The most important thing you can do to improve your trading is to review your own trades. A deep dive at the end of the year into your trading results is critical to improving your trading performance. By reviewing, you learn how to repeat what you did right, and learn what not to do and how to make key adjustments to your trading approach.
While you should review every single one of your trades in the order you took them, I always start with analyzing the biggest winners and losers of the year. These trades have the most impact on your overall results and provide insight to your strategic and emotional approach to trading.
Today I’m going to show you exactly how to do this by analyzing our Bullsonwallstreet Swing Trading Results. We will break down the 5 biggest winning and losing trades of 2020. Let’s start with the macro results.
Big Picture Results
Here is the break down for the overall stats for our 5 biggest winning and losing trades:
Total gains $15270.
Total losses $11204
Net gain +4030 (+4%).
Average gain $3054
Average loss $2240
Reward to Risk ratio 1:4 to 1
The first thing I want to know when reviewing my biggest winners and losers is which side came out ahead. In essence, you’re assessing whether the added volatility helped or hurt you.
We had a net gain of $4030, or 4%, over the course of 10 trades. The average win was $814 more than the average loss, and we made on average $430 on earth trade ($4030/10). This gave us a risk-reward of 1:4:1. While ideally, I like to be winning at a 2:1 ratio, our risk ratio was pretty good. We won the volatility game.
While this is good, there is room for improvement.
Next year, I will work hard at decreasing the average loss size. This year, if it had been at a 2:1 rate, the average loss would have been $1500 instead of $2240. That would have increased profit from $4030 to $7530, or $753 per trade.
Analyzing the Trades
Now that we know the big picture results, we move to the micro.
When analyzing trades, I like to go back and understand why I took the trade. I ask myself if it was a good plan. Factors include the overall market and sector, quality of the setup and risk ratio. This all relates to the process.
Next, I analyze the outcome or result. I want to know if I executed the trade properly. If the process is good and execution was on point, the trade grades positively regardless of the outcome. On the flip side, a bad process with poor execution is a bad trade even if the result was positive. The key here is to focus on process and execution, not the result.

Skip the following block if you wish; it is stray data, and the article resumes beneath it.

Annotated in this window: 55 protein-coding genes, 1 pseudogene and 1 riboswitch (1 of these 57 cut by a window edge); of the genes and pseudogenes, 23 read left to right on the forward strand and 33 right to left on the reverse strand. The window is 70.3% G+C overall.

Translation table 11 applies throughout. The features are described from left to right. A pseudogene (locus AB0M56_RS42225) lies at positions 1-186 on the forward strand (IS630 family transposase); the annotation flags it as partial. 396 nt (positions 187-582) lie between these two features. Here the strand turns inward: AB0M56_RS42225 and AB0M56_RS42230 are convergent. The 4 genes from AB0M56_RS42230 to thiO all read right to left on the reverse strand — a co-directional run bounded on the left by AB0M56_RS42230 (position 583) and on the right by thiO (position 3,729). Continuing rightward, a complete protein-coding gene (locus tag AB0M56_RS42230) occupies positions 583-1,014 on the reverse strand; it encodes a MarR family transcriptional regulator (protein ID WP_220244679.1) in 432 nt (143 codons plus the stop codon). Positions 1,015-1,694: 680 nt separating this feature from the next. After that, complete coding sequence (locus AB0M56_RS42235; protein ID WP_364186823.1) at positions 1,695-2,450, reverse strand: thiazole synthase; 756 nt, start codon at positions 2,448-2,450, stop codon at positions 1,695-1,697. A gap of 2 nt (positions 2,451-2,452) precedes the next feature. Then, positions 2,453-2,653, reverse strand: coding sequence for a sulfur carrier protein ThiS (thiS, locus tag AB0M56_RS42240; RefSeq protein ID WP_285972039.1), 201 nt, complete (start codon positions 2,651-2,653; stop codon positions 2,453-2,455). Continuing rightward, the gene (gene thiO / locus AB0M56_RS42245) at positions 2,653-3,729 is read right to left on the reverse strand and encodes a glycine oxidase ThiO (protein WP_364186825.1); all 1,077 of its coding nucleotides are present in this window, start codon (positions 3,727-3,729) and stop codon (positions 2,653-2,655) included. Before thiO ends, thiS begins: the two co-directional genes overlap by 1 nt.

Here are the 10 Trades (all alerts to Bulls Swing Members)
Top 5 Winning Trades
The SOXL Trade
The game plan: The semiconductor sector was showing relative strength throughout early 2019 and pulled back hard after a 4 month run. This is common in big trends. On the pullback I look for potential trend continuation, which SOXL exhibited as it remounted it’s key moving average. This lead to the trend-pullback continuation setup entry. The reward to risk was 2:1, with potential for more if the stock reached the previous high. The game plan was solid.
The outcome: The plan was not only executed, but we got more than the anticipated 2:1. We exited on the “exhaustion gap” that lead to a pullback, ending the trade with an executed 3.5:1 reward to risk ratio.
The JDST Trade
The game plan: JDST is an inverse ETF, which is a bearish play on gold miners. This ETF will go up when gold miners go down. Since gold and gold miners were going parabolic, JDST was getting crushed. On the day of entry gold miners put in an inverted hammer. That gave us a reversal hammer candle at extreme conditions in JDST. This is a textbook “rubber band” reversal setup. Target was the open gap of the previous price range, which would give us 4:1 on the trade.
The outcome: This trade was about as good as it gets. Price went straight to our target range before pulling back.
The TNA Trade